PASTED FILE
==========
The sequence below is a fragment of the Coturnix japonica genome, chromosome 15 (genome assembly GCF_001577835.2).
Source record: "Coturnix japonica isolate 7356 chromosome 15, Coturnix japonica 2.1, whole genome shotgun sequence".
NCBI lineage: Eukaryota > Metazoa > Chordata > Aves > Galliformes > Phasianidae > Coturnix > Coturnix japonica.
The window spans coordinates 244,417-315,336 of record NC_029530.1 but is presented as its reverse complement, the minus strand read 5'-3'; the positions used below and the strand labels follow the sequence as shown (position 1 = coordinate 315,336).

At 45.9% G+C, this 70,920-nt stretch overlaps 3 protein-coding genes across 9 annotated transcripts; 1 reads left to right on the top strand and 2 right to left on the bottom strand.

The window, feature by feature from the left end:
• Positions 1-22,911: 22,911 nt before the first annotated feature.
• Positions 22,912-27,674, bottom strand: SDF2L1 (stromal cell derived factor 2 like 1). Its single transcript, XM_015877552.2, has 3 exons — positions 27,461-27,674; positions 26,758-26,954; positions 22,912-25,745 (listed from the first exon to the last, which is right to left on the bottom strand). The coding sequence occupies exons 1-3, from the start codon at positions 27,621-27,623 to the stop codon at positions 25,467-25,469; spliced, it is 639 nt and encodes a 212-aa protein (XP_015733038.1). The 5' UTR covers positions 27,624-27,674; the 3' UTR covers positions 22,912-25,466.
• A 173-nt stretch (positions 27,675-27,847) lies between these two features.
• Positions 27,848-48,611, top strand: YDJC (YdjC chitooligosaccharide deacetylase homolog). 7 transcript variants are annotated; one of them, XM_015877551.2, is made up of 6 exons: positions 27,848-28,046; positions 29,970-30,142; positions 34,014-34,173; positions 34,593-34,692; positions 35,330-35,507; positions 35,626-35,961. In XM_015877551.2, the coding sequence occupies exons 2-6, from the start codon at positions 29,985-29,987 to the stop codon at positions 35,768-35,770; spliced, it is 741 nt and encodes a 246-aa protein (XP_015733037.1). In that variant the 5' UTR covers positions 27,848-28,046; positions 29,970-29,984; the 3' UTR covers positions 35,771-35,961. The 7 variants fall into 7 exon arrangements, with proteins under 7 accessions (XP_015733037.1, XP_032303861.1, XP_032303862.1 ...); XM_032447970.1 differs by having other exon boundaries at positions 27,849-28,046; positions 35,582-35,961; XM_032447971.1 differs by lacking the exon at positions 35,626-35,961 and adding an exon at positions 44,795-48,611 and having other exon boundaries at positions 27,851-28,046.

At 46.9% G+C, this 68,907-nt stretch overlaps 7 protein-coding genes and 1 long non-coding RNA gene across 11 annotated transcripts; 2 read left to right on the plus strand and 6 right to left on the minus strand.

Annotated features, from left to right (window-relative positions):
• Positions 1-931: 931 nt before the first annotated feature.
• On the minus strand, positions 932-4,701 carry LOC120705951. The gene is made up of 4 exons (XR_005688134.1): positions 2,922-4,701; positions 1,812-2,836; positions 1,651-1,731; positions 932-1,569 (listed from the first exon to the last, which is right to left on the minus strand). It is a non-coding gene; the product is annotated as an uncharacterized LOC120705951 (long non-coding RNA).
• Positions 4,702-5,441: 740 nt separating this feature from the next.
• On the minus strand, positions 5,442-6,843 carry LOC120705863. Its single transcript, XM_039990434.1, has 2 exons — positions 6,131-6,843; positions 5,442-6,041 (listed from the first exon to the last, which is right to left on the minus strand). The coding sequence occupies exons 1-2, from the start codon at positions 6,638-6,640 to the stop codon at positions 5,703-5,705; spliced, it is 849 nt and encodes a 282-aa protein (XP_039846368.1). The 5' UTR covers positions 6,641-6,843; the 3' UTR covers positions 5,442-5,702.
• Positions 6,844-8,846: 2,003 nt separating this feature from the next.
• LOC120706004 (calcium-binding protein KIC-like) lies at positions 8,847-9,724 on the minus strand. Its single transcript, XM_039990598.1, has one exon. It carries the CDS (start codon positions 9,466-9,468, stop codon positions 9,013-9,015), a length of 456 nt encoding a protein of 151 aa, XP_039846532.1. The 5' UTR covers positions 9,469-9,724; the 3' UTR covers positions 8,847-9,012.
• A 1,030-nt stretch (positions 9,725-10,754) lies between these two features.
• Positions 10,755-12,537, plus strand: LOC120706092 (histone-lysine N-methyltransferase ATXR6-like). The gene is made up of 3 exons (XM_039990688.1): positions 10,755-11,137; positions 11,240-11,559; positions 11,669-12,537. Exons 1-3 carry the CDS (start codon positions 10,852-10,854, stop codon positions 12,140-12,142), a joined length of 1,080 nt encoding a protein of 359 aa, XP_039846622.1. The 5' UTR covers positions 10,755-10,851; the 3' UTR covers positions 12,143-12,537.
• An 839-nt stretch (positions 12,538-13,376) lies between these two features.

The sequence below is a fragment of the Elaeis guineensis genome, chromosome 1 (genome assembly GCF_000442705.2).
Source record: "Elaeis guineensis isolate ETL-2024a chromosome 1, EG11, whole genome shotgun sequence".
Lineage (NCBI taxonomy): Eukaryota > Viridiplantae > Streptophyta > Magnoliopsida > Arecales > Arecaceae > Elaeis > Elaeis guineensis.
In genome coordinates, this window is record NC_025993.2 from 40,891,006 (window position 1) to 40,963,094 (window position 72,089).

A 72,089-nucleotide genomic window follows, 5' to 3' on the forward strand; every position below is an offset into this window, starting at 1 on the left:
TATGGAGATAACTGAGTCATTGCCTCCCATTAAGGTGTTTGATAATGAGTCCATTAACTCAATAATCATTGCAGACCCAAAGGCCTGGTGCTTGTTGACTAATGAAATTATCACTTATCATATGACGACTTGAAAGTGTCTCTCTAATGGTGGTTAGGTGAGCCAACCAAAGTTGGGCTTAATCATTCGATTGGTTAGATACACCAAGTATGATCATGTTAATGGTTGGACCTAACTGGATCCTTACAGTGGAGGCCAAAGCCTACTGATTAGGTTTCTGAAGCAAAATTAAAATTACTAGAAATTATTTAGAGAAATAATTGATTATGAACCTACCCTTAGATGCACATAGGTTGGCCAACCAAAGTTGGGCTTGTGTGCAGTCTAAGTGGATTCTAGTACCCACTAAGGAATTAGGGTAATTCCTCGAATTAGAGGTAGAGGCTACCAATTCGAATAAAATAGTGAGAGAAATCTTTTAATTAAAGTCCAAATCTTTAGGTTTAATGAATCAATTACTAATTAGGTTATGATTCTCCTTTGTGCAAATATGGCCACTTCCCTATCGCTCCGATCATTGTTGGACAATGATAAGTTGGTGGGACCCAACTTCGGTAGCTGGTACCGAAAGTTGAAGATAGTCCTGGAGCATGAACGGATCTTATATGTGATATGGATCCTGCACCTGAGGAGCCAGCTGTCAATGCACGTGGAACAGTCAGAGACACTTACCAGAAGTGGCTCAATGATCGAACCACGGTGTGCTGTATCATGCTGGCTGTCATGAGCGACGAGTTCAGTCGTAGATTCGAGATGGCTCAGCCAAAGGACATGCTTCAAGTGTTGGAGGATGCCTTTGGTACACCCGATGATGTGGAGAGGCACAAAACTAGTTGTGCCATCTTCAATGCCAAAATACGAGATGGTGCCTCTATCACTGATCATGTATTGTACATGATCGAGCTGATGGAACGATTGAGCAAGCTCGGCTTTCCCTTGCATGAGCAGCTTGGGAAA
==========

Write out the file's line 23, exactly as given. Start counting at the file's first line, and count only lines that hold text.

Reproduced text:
Source record: "Elaeis guineensis isolate ETL-2024a chromosome 1, EG11, whole genome shotgun sequence".